A Certified Professional Employer Organization, or CPEO, is a company that provides HR services, including payroll, benefits administration, and compliance, to other businesses. To become a CPEO, a Professional Employer Organization, or PEO, must meet strict financial, operational, and compliance requirements set by the IRS. These requirements include having a positive net worth, meeting federal tax obligations, passing background and experience checks, and posting a bond to ensure they can meet their payroll tax obligations.
Once a PEO has been certified as a CPEO, they must continue to meet certain requirements to maintain their certification. These requirements include submitting annual financial statements audited by an independent CPA, providing quarterly payroll tax reports, maintaining a surety bond equal to 5% of their federal employment tax liabilities, and undergoing periodic reviews by the IRS. You can find the list of Certified Professional Employer Organizations here.
Failing to meet these requirements can result in the revocation of a CPEO’s certification. If a CPEO’s certification is revoked, they must stop using the CPEO designation, and their clients may lose certain tax benefits associated with working with a CPEO. You can find the list of revoked CPEOs here.
The IRS’s certification requirements for CPEOs help ensure that these organizations are financially stable and compliant with federal tax and labor laws. By working with a certified CPEO, businesses can enjoy added financial and legal protection, as well as access to HR and compliance expertise.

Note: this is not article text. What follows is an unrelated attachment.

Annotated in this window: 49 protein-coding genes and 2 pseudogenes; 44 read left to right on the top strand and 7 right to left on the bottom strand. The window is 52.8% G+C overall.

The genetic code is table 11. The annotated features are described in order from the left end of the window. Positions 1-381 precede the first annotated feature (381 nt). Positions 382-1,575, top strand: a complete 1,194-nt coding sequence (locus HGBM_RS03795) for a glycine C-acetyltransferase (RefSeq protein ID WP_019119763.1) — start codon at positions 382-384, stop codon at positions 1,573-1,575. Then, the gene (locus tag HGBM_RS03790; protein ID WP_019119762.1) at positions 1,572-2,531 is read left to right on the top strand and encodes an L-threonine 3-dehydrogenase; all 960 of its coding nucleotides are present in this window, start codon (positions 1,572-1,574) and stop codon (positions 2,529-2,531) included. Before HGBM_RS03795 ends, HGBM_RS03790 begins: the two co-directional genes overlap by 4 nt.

So why does it really matter?
Peace of Mind, Tax Liabilities, and Tax Credits
A CPEO is not necessarily better than a Non-CPEO, but it is important to understand how the small business and the employees will be taxed during a mid-year transition. The SBEA, a federal law that went into effect in 2017, ensures that the CPEO gets to succeed to the wage base of the employees at a customer coming into the relationship. This means that there will no longer be a double payment of taxes. Although the term “successor employer” has other meanings, a CPEO is only the successor employer with regard to the wage base for payment of employment taxes. However, the majority of Non-CPEO PEOs still honor the tax restart and will make sure you and your employees are not double-taxed. If you are working with a Non-CPEO then you need to make sure that they will not restart your taxes because this can lead to thousands of additional taxes paid.
As a small business, you might qualify for employer-related tax credits such as R&D, work opportunity credits, and many others. The PEO relationship does not impact these tax credits but the SBEA has very clear language that protects small businesses from theoretically losing their tax credit by partnering with a PEO.
Peace of mind
Once again, a CPEO is not necessarily better than a Non-CPEO, but you will have better peace of mind. The Certified Professional Employer Organization (CPEO) program was created by the Internal Revenue Service (IRS) to help protect small businesses and their employees. The CPEO program ensures that certified PEOs meet specific IRS requirements and adhere to certain financial, operational, and ethical standards. To obtain CPEO status, PEOs must undergo a rigorous application and review process that includes financial audits, background checks, and compliance with federal and state tax laws. CPEOs are more financially sound on paper than other PEOs but you still need to do your due diligence and make sure that they can provide the level of service that you require in your business. Do not make an assumption that a CPEO is automatically better than other PEOs, it simply means they went through an additional step to showcase their financial strength to the IRS.